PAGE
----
Shoutout to past Shar for writing this on a long bus ride and saving present Shar, ensured in the business of the last week of semester, to still post on time. Love you, past Shar! ❤ ❤
I’ve had several conversations recently with people saying that they used to like reading but didn’t anymore, or didn’t know how I read so much (when really I’ve been reading way less than I used to since starting uni), or the ‘I literally haven’t read a book since I was 10’. I don’t understand it, because this obviously isn’t me, but building on Shanti’s discussion the other day, and some comments from Maraia, I’ve been thinking about how to reconcile the fact that I love reading and still do it despite being a very busy student with the fact that I’m in a minority.
I should look up some stats, but in my experience lots of people read a lot in primary school, maybe less in intermediate and high school, and often stop or do a lot less in university. The books people do read tend to be more nonfiction and intellectual, which is great if you actually enjoy it, but I feel like a lot of people don’t?? And often people read thes kinds of books very slowly; I rarely see my friends who tell me they read with book (do they just hide them in their room? More on carrying books around in a post to come.) This also evokes discussions about whether reading quantity is better than quality, but I will say that if you’re only reading one very intellectual book every six months, maybe you should go for something more enjoyable instead.
To be honest, I feel a bit of moral superiority as a reader, like I’m just a bit better than people who watch movies or scroll through Facebook or just socialize for fun (Although I have been doing a lot of socializing recently and a lot less reading) because I’m an extravert and I live with 180 people my age and see people my age all the time in classes).
But the question is, why do people stop reading in university? I’ve theorized a few reasons:
- Access Or rather, lack of it. High school and primary school libraries tend to have actual fun books as well as some for research, but university libraries (at least at my university) have almost nothing you’d actually want to read for fun. Maybe a few English texts but basically no.
- Promotion or rather, lack of it. In primary school, children are encouraged to read and take books home and given reading diaries and reading homework and taken to the library and told to read by librarians. The older we get, the less this happens. In my first year of high school, my English teacher made us spend 20 minutes a week reading. In subsequent years, we were told that reading for fun would help us do better in standardized tests and our classes, even if we weren’t give time explicitly for it. In uni (maybe this is different for English majors/BAs? But I haven’t been told to read for fun in the arts paper I do take) the number of people in your life encouraging you to read dramatically drops.
- Role models or rather, not enough. Of course I know some people read, and you do occasionally see people wandering past with a paperback, but nobody is reading for fun so you don’t do it either. If more people read, then more people would read as they all recommended books to each other and such.
- Time or rather, not enough. This is a fairly basic one: even more than in high school, university students are busy with assignments and lectures and socializing and work and trying to get excersise and going out and drinking.I don’t think this is an excuse for doing NO reading—we seem to find the time for other frivolities that aren’t a necessary part of the schedule, though of course everybody needs a bit of free time where they don’t feel like they have to do something—but it’s a good excuse for doing less.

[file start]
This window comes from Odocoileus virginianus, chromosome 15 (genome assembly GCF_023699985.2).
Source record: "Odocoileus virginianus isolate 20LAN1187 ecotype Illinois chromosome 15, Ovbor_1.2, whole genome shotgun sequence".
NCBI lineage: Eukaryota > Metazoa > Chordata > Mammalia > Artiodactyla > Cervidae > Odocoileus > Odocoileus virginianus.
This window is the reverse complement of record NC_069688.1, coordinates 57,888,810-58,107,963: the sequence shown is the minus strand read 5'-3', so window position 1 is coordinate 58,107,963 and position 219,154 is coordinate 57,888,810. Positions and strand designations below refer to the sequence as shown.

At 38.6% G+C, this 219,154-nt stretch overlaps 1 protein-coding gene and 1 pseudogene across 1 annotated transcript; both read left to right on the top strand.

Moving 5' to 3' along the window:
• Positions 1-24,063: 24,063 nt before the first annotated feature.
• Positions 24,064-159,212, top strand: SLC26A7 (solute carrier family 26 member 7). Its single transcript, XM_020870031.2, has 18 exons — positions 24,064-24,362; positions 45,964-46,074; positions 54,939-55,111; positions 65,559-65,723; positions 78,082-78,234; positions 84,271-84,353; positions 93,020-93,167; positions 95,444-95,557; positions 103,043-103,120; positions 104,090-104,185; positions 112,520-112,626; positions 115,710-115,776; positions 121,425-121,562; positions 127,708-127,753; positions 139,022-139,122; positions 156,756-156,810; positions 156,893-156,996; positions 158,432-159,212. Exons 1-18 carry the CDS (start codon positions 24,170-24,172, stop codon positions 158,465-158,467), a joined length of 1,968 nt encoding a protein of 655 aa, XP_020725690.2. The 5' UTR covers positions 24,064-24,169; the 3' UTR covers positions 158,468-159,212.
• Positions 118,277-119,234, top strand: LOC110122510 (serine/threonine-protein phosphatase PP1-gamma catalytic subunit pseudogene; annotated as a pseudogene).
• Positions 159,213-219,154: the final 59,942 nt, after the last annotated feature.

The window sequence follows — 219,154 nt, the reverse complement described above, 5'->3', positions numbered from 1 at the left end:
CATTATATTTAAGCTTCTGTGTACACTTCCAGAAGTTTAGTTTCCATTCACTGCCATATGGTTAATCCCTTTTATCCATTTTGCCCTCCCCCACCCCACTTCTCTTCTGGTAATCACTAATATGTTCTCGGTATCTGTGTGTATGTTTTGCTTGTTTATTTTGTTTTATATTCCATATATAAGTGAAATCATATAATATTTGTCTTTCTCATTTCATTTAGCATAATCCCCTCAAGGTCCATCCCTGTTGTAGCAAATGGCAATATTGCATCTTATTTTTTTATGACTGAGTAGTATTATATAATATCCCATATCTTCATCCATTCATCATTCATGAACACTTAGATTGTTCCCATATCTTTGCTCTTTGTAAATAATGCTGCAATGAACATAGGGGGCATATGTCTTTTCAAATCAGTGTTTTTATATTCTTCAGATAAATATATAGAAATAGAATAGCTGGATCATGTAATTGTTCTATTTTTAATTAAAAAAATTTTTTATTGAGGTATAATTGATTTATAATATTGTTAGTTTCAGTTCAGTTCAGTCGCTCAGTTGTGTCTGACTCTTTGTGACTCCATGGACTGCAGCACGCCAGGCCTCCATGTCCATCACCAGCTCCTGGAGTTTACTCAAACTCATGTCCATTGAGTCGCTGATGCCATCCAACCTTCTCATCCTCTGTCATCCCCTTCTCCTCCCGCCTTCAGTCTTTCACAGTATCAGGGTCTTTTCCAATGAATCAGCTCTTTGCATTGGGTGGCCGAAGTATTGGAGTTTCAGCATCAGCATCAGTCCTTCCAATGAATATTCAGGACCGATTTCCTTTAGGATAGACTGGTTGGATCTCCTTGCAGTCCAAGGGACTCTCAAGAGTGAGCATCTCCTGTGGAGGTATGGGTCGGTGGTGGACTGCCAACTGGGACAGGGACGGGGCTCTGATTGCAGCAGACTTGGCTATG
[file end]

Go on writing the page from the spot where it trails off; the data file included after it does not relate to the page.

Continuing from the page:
- Expectations Lots of my lecturers recommend/expect that we read all these extra things, and I think lots of us feel that now we’re intellectual students, we should read dense, intelligent things more than novels. A lot of my friends do read things like Sapiens, or classics or books about politics but I often get the sense that they’re not really enjoying them. And when your politics lecturer is always refurring to things you don’t understand, or your history lecturer is saying ‘I’m sure you’ve heard of ___ event and you haven’t, we start to worry that we’re reading the wrong things, and wishing to engagie in more intellectual reading.
- Knowing what to read or rather, not. I think lots of people don’t realise that there are books they can actually enjoy that aren’t trashy and feature characters and themes that are actually relevant to their lives. This is what YA and NA is and university students need it.
I think university students stop reading because they’re busy, but also because less people are telling them to read and it’s harder for them to access books (not impossible, but not in front of their noses either). We don’t see our friends reading and feel overwhelmed by the very not fun academic stuff we do have to read. Once people stop reading for fun, it’s hard to get back to doing it, and because I think that reading is very valuable, this make me sad. Especially in first world countries, it’s totally possible for students to get good books, and I think reading for fun make you smarter and more compassionate and is very valuable. The question is how to help us read for fun.
Since you’re on this blog, I’m guessing you read for fun. So, are you in university? What do you think is stopping students (including those in high school) from reading like they did when they were younger? What do you think would help?